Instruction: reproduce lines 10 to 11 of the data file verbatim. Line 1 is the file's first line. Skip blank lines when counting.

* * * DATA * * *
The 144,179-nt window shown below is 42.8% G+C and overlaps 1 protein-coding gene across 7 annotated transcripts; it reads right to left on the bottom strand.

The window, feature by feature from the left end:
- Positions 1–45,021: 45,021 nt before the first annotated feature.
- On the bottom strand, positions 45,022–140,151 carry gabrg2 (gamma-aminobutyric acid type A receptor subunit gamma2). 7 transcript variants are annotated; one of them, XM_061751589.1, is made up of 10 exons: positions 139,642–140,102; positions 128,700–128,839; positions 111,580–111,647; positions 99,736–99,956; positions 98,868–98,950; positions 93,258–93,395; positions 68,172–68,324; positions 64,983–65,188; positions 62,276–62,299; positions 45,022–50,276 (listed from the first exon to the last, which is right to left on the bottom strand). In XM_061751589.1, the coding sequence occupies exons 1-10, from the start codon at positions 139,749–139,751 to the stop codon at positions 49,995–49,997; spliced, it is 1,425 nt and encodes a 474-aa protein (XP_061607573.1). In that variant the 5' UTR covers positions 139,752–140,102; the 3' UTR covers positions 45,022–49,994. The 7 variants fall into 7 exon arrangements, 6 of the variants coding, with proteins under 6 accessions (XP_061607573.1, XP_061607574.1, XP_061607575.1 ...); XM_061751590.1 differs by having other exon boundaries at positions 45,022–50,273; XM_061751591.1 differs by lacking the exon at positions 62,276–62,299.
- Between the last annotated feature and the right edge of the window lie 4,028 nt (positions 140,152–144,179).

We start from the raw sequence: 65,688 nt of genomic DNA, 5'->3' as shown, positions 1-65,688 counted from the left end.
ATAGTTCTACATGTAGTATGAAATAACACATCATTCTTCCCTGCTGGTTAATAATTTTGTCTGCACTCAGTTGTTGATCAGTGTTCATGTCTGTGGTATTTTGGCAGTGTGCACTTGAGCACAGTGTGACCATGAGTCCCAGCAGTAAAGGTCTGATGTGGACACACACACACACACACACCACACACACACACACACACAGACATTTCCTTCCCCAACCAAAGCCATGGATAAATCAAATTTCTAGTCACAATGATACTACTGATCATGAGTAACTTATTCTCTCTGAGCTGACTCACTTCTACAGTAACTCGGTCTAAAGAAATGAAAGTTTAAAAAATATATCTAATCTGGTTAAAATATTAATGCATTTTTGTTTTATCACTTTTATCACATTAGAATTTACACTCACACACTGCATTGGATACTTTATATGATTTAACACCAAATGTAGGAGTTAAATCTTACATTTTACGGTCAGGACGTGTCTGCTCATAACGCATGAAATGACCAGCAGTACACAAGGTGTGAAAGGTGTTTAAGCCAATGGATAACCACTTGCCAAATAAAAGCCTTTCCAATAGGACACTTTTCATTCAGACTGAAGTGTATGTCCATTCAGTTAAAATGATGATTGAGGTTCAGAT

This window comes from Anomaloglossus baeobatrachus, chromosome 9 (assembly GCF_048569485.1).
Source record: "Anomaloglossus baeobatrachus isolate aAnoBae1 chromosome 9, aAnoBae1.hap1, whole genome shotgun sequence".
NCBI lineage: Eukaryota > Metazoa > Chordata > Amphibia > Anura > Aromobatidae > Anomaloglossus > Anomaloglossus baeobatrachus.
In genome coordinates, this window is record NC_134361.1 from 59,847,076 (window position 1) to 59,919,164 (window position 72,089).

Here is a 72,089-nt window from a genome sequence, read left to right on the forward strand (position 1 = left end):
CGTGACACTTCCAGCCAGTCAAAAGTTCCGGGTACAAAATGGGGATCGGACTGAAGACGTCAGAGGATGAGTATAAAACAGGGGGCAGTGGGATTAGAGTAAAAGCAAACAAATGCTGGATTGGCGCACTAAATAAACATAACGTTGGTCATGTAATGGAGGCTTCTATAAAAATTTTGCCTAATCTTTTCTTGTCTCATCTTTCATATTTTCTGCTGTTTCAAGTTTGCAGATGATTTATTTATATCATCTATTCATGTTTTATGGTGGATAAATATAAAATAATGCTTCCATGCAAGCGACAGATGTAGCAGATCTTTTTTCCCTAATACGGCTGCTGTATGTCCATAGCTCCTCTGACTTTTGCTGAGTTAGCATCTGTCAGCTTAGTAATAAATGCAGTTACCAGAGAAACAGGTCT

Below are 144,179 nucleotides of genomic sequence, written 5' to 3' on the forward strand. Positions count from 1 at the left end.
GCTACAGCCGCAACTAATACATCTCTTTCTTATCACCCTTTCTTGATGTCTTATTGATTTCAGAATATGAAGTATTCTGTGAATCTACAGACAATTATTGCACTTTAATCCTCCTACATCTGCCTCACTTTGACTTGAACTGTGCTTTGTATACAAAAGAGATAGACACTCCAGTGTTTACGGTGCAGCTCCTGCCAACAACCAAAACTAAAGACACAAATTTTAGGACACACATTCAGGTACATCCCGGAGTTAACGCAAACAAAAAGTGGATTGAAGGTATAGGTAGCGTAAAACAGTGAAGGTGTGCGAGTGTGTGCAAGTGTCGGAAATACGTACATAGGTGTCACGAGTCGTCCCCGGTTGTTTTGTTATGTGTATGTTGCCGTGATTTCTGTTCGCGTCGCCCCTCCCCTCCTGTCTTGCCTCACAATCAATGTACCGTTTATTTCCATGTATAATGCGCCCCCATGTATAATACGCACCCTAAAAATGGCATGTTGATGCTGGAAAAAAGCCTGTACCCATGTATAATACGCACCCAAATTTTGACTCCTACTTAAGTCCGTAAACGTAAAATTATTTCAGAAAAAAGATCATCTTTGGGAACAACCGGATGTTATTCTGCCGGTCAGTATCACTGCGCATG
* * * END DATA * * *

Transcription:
NCBI lineage: Eukaryota > Metazoa > Chordata > Amphibia > Anura > Aromobatidae > Anomaloglossus > Anomaloglossus baeobatrachus.
In genome coordinates, this window is record NC_134361.1 from 59,847,076 (window position 1) to 59,919,164 (window position 72,089).